Introduction: Eating disorders (ED) are among the leading causes of disease burden, especially in women.
Objectives: The overall aim is to explore role of parental social characteristics and family composition in the development of ED in adolescent males and females.
Aims: We investigated associations of parental socioeconomic position, family type, number of siblings and half-siblings and history of psychiatric disease in parents with the incidence of eating disorders at age 12–23 years.
Methods: The Stockholm Youth Cohort (N = 589,114) is a database created by record-linkage for all children and adolescents, 0–17 years, resident in Stockholm County during the period 2001–2007, their parents and siblings. Hazard rations were calculated using Cox regression. Cases of ED were identified in outpatient care.
Results: A total of 3251 cases of ED (2971 females and 280 males) were recorded among 249,884 study subjects. There was an increased risk of ED in both male and female offspring of parents who had a history of alcohol and drug abuse or psychiatric ill-health. Higher parental education was a risk factors in females. Increasing number of full siblings had a protective effect (fully adjusted HR 0.91, 95% CI 0.87–0.96, per sibling) while increasing number of half-siblings appeared to increase risk of eating disorders in females.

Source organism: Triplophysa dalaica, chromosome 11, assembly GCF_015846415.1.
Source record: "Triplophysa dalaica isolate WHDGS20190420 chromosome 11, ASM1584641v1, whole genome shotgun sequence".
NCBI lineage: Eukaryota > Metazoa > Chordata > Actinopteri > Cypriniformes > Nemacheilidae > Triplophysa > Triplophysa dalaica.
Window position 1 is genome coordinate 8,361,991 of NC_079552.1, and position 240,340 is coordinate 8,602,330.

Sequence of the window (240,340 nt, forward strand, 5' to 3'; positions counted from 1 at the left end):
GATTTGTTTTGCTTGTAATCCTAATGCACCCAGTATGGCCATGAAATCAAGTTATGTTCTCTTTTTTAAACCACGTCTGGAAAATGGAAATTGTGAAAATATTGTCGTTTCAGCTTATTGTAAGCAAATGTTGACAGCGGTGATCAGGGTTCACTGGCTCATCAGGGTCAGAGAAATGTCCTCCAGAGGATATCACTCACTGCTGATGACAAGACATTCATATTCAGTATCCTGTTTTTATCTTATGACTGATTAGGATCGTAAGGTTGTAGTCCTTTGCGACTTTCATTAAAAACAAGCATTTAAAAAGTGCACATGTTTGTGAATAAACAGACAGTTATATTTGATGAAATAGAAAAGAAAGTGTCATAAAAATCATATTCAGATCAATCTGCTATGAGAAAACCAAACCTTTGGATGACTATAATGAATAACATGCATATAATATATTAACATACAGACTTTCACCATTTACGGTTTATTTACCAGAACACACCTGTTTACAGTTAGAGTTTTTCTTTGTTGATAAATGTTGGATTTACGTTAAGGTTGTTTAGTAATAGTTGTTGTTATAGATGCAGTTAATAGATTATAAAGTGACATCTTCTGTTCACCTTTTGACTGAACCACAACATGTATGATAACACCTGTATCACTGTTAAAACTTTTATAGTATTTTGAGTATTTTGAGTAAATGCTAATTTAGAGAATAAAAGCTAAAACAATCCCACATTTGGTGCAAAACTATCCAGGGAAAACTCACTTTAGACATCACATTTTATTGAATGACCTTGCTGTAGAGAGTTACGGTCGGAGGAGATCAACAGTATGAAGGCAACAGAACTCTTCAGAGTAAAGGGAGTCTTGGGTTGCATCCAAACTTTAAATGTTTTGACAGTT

Conclusions: Risk factors for ED seem to differ between females and males. While parental psychiatric health is related to risk of ED in both sexes, family socioeconomic position and relationships within family appear to be of more importance for influencing risk of ED in females.
2012. Vol. 27, no 1, P-251- p.